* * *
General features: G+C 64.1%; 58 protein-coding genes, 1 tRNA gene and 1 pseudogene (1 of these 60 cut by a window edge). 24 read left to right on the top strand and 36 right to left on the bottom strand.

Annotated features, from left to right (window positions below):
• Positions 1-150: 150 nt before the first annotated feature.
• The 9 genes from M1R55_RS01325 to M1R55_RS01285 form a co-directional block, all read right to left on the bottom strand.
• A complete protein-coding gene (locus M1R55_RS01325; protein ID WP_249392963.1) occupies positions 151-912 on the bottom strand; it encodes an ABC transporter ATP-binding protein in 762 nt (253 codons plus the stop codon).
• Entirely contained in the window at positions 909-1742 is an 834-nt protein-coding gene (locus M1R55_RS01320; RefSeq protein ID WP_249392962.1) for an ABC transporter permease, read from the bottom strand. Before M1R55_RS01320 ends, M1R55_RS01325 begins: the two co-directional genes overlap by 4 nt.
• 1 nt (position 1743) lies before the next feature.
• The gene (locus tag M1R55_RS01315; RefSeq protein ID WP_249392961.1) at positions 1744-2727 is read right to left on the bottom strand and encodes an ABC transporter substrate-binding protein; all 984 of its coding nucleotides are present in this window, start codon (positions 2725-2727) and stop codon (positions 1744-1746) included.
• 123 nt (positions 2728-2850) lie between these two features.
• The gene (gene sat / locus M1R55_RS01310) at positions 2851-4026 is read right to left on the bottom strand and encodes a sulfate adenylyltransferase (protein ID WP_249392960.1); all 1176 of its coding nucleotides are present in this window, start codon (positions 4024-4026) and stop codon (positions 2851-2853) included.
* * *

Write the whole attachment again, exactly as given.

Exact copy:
General features: G+C 64.1%; 58 protein-coding genes, 1 tRNA gene and 1 pseudogene (1 of these 60 cut by a window edge). 24 read left to right on the top strand and 36 right to left on the bottom strand.

Annotated features, from left to right (window positions below):
• Positions 1-150: 150 nt before the first annotated feature.
• The 9 genes from M1R55_RS01325 to M1R55_RS01285 form a co-directional block, all read right to left on the bottom strand.
• A complete protein-coding gene (locus M1R55_RS01325; protein ID WP_249392963.1) occupies positions 151-912 on the bottom strand; it encodes an ABC transporter ATP-binding protein in 762 nt (253 codons plus the stop codon).
• Entirely contained in the window at positions 909-1742 is an 834-nt protein-coding gene (locus M1R55_RS01320; RefSeq protein ID WP_249392962.1) for an ABC transporter permease, read from the bottom strand. Before M1R55_RS01320 ends, M1R55_RS01325 begins: the two co-directional genes overlap by 4 nt.
• 1 nt (position 1743) lies before the next feature.
• The gene (locus tag M1R55_RS01315; RefSeq protein ID WP_249392961.1) at positions 1744-2727 is read right to left on the bottom strand and encodes an ABC transporter substrate-binding protein; all 984 of its coding nucleotides are present in this window, start codon (positions 2725-2727) and stop codon (positions 1744-1746) included.
• 123 nt (positions 2728-2850) lie between these two features.
• The gene (gene sat / locus M1R55_RS01310) at positions 2851-4026 is read right to left on the bottom strand and encodes a sulfate adenylyltransferase (protein ID WP_249392960.1); all 1176 of its coding nucleotides are present in this window, start codon (positions 4024-4026) and stop codon (positions 2851-2853) included.